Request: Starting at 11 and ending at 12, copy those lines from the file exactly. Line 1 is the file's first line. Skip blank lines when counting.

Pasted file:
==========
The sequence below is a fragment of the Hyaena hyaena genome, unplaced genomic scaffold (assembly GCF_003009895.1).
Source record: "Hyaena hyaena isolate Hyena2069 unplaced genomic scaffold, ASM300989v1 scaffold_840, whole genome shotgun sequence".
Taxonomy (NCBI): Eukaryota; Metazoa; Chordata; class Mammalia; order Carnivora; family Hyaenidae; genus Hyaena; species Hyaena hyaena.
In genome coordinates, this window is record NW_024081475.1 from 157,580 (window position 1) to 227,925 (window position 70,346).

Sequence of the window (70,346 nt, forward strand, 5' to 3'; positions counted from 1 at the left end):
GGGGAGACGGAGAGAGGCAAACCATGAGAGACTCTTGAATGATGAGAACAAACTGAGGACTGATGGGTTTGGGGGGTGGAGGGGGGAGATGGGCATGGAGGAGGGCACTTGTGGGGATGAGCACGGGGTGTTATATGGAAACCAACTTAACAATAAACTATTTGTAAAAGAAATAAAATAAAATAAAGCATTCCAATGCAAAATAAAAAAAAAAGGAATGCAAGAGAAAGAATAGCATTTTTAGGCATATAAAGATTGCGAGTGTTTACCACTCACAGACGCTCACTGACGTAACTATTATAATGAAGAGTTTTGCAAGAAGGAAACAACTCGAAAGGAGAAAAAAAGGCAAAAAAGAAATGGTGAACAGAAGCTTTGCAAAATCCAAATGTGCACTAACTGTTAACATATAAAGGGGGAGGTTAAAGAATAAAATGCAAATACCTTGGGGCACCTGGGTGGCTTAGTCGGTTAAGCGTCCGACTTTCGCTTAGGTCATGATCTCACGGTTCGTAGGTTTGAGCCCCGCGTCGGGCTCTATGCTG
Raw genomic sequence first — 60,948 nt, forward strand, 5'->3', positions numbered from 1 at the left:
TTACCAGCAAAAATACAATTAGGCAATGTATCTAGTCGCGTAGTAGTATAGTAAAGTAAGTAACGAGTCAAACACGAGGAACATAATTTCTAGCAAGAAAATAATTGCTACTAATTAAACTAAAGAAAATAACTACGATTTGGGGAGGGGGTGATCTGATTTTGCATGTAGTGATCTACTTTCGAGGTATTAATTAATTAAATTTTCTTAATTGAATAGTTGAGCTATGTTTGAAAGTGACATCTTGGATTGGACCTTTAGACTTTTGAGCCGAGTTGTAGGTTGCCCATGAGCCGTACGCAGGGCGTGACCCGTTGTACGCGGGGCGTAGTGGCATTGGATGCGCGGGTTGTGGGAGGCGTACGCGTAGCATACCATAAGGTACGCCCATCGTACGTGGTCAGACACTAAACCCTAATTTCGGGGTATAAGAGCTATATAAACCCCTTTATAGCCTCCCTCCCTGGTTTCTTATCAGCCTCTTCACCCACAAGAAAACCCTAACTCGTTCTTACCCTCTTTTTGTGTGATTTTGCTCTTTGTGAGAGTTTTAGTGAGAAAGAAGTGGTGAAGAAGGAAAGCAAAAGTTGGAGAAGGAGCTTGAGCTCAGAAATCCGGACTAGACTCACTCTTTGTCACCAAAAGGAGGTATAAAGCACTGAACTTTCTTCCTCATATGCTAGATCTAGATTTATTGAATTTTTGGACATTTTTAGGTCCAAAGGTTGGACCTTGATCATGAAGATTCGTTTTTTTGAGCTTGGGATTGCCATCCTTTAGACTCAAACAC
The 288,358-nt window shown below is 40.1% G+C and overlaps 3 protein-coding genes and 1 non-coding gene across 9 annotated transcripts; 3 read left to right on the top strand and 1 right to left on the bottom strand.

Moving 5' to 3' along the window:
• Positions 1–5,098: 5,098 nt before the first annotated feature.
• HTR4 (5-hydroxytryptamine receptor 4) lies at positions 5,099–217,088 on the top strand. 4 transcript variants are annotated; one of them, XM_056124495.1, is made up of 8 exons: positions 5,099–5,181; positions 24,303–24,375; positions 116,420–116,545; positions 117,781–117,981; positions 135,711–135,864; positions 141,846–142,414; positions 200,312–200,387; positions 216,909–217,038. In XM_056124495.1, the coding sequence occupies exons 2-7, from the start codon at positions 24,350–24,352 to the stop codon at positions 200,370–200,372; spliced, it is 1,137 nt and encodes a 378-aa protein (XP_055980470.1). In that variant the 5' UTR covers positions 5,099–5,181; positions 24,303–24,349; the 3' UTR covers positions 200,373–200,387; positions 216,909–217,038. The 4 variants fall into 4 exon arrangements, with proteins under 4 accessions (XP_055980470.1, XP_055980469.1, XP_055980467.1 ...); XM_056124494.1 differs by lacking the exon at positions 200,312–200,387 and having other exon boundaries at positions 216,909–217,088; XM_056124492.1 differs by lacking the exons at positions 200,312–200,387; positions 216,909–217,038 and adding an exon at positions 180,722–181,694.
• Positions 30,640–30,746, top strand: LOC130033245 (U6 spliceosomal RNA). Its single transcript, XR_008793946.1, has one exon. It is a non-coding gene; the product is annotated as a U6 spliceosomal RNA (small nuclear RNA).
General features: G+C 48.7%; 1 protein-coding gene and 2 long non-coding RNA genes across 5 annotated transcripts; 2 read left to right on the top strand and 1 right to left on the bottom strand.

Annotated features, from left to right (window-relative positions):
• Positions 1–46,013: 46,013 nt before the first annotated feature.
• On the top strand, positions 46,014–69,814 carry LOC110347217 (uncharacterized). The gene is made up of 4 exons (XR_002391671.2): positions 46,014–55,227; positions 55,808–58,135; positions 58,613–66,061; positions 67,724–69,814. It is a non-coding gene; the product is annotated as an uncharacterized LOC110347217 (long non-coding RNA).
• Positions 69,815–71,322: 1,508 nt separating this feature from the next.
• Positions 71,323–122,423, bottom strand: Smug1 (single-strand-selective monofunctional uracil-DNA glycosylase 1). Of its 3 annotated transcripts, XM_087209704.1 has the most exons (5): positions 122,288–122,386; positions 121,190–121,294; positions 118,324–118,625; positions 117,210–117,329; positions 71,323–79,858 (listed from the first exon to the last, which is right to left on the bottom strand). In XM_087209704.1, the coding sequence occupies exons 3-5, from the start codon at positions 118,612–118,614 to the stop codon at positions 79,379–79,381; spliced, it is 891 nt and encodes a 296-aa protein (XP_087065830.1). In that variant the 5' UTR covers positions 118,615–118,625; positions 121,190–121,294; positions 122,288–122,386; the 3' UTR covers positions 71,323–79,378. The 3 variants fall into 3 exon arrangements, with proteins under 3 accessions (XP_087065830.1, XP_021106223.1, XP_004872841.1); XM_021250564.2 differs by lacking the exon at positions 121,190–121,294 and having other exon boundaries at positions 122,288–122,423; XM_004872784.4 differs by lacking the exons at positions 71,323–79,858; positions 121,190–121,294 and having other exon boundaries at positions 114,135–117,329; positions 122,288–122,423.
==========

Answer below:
• Positions 1–5,098: 5,098 nt before the first annotated feature.
• HTR4 (5-hydroxytryptamine receptor 4) lies at positions 5,099–217,088 on the top strand. 4 transcript variants are annotated; one of them, XM_056124495.1, is made up of 8 exons: positions 5,099–5,181; positions 24,303–24,375; positions 116,420–116,545; positions 117,781–117,981; positions 135,711–135,864; positions 141,846–142,414; positions 200,312–200,387; positions 216,909–217,038. In XM_056124495.1, the coding sequence occupies exons 2-7, from the start codon at positions 24,350–24,352 to the stop codon at positions 200,370–200,372; spliced, it is 1,137 nt and encodes a 378-aa protein (XP_055980470.1). In that variant the 5' UTR covers positions 5,099–5,181; positions 24,303–24,349; the 3' UTR covers positions 200,373–200,387; positions 216,909–217,038. The 4 variants fall into 4 exon arrangements, with proteins under 4 accessions (XP_055980470.1, XP_055980469.1, XP_055980467.1 ...); XM_056124494.1 differs by lacking the exon at positions 200,312–200,387 and having other exon boundaries at positions 216,909–217,088; XM_056124492.1 differs by lacking the exons at positions 200,312–200,387; positions 216,909–217,038 and adding an exon at positions 180,722–181,694.